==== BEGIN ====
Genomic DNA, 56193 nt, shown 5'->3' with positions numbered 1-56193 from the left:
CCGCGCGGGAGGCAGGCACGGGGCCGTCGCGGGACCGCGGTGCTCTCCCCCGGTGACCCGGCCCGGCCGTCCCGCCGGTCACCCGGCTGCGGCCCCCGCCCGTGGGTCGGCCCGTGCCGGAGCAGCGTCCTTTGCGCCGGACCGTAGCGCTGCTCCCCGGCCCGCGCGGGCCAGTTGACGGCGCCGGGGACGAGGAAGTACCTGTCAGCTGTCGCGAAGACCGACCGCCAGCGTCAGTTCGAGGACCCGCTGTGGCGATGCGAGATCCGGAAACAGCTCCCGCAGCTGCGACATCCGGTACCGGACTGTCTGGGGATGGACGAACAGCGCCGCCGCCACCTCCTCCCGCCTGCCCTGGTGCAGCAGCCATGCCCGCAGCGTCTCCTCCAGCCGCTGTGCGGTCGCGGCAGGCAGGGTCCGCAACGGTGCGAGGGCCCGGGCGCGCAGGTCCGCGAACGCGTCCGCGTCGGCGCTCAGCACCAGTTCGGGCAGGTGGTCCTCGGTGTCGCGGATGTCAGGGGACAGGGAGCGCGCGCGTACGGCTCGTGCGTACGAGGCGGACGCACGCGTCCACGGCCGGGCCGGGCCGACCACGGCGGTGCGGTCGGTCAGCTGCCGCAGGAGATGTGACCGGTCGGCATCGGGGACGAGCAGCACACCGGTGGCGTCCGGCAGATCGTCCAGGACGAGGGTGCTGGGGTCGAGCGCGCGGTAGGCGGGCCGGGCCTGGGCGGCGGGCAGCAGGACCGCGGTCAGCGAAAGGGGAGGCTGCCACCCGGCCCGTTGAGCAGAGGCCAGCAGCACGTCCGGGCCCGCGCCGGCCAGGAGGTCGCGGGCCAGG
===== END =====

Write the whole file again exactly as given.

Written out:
Genomic DNA, 56193 nt, shown 5'->3' with positions numbered 1-56193 from the left:
CCGCGCGGGAGGCAGGCACGGGGCCGTCGCGGGACCGCGGTGCTCTCCCCCGGTGACCCGGCCCGGCCGTCCCGCCGGTCACCCGGCTGCGGCCCCCGCCCGTGGGTCGGCCCGTGCCGGAGCAGCGTCCTTTGCGCCGGACCGTAGCGCTGCTCCCCGGCCCGCGCGGGCCAGTTGACGGCGCCGGGGACGAGGAAGTACCTGTCAGCTGTCGCGAAGACCGACCGCCAGCGTCAGTTCGAGGACCCGCTGTGGCGATGCGAGATCCGGAAACAGCTCCCGCAGCTGCGACATCCGGTACCGGACTGTCTGGGGATGGACGAACAGCGCCGCCGCCACCTCCTCCCGCCTGCCCTGGTGCAGCAGCCATGCCCGCAGCGTCTCCTCCAGCCGCTGTGCGGTCGCGGCAGGCAGGGTCCGCAACGGTGCGAGGGCCCGGGCGCGCAGGTCCGCGAACGCGTCCGCGTCGGCGCTCAGCACCAGTTCGGGCAGGTGGTCCTCGGTGTCGCGGATGTCAGGGGACAGGGAGCGCGCGCGTACGGCTCGTGCGTACGAGGCGGACGCACGCGTCCACGGCCGGGCCGGGCCGACCACGGCGGTGCGGTCGGTCAGCTGCCGCAGGAGATGTGACCGGTCGGCATCGGGGACGAGCAGCACACCGGTGGCGTCCGGCAGATCGTCCAGGACGAGGGTGCTGGGGTCGAGCGCGCGGTAGGCGGGCCGGGCCTGGGCGGCGGGCAGCAGGACCGCGGTCAGCGAAAGGGGAGGCTGCCACCCGGCCCGTTGAGCAGAGGCCAGCAGCACGTCCGGGCCCGCGCCGGCCAGGAGGTCGCGGGCCAGG